Despite having no representation in parliament, the British working class were able to restrain the pro-slavery leanings of the ruling class...
In December 1860, 11 slave-owning states broke away from the United States of America to form the Confederacy. When Abraham Lincoln became President in March 1861, he denounced the secession as unconstitutional. April saw a Union blockade of Confederate ports and the onset of a bitter civil war.
Between 1840 and 1860 the United States provided 80 per cent of Britain’s cotton. The Confederacy thought “cotton famine” caused by the blockade would cut off Lancashire’s textile industry from its supplies of raw materials and propel Britain into conflict against the Union to end the blockade. But matters did not develop in that way.
Great distress overwhelmed the British cotton industry. Between 1861 and 1865 the Lancashire textile industry suffered a period of severe unemployment with over 320,000 workers unemployed out of 533,950 by November 1862; there were still 190,000 fewer jobs in December 1864.
Fairly ample stocks of cotton had been stored in British factories and warehouses. It was the speculative bidding up of the price for raw cotton that did damage, particularly hitting smaller manufacturers who could not withstand the strains of the high price. The crisis in the textile industry also gave British manufacturers the opportunity to extend the working day, depress wages and equip factories with labour-saving machinery.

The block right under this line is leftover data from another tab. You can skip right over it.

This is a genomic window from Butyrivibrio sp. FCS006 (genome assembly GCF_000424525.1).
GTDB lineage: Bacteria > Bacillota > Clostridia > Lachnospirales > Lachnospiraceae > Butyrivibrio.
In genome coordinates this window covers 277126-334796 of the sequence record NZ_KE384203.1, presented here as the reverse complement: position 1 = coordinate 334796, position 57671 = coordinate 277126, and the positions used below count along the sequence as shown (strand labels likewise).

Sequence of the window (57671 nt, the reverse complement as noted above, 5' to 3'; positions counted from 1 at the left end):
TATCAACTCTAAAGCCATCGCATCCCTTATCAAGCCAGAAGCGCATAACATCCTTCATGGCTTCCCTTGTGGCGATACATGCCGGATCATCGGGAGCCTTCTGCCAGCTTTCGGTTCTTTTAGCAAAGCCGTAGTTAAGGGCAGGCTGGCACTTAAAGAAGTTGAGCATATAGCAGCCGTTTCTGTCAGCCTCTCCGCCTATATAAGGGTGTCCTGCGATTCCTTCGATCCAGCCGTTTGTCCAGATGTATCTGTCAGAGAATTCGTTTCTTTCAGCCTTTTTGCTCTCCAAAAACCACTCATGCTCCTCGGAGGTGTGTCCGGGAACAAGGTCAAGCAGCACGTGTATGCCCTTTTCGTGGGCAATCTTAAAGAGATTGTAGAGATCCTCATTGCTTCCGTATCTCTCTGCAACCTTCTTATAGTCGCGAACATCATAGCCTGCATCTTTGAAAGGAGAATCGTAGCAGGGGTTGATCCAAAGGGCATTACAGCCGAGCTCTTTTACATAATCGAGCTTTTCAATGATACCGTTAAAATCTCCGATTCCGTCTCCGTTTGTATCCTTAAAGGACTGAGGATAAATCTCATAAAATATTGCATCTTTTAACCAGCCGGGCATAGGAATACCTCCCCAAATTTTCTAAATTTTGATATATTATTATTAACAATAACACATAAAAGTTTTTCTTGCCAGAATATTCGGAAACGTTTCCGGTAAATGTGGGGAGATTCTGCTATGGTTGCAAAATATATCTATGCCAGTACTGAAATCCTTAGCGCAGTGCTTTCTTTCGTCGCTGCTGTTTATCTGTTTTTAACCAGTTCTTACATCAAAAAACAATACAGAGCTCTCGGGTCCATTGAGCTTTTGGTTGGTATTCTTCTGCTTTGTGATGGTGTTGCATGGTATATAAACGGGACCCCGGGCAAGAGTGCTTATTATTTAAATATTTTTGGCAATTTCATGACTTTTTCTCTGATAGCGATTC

The civil war acutely divided British opinion. Friends of the Confederacy in Britain came largely from the aristocracy (who had social and political ties with American slave-owners) and the commercial classes (who had business links and wanted to escape Union tariffs). These upper classes dominated parliament. Their newspapers – such as The Times – openly advocated aiding the Confederacy.
British workers transcended narrow economic self-interest to support the Union cause.
But British workers, driven by a deep hatred of slavery and striving for a more democratic government at home, restrained the pro-confederate leanings of the government class. Though not represented in parliament, the working class was the preponderant part of society and therefore not without political influence, able to pressure the government into adopting a policy of non-intervention in the civil war and thwarting assistance to the Confederate States.
At the beginning, northern US leaders asserted the main object of war was to preserve the Union and not to touch slavery. Lincoln’s Emancipation of the Slaves Proclamation strengthened British workers’ support for the Union cause. The spinners and weavers of Lancashire transcended their economic self-interest and took the lead in upholding the Union blockade. They realised that helping the slave-owners win would defeat the cause of freedom represented by the North and set back their own struggle for political reform in Britain.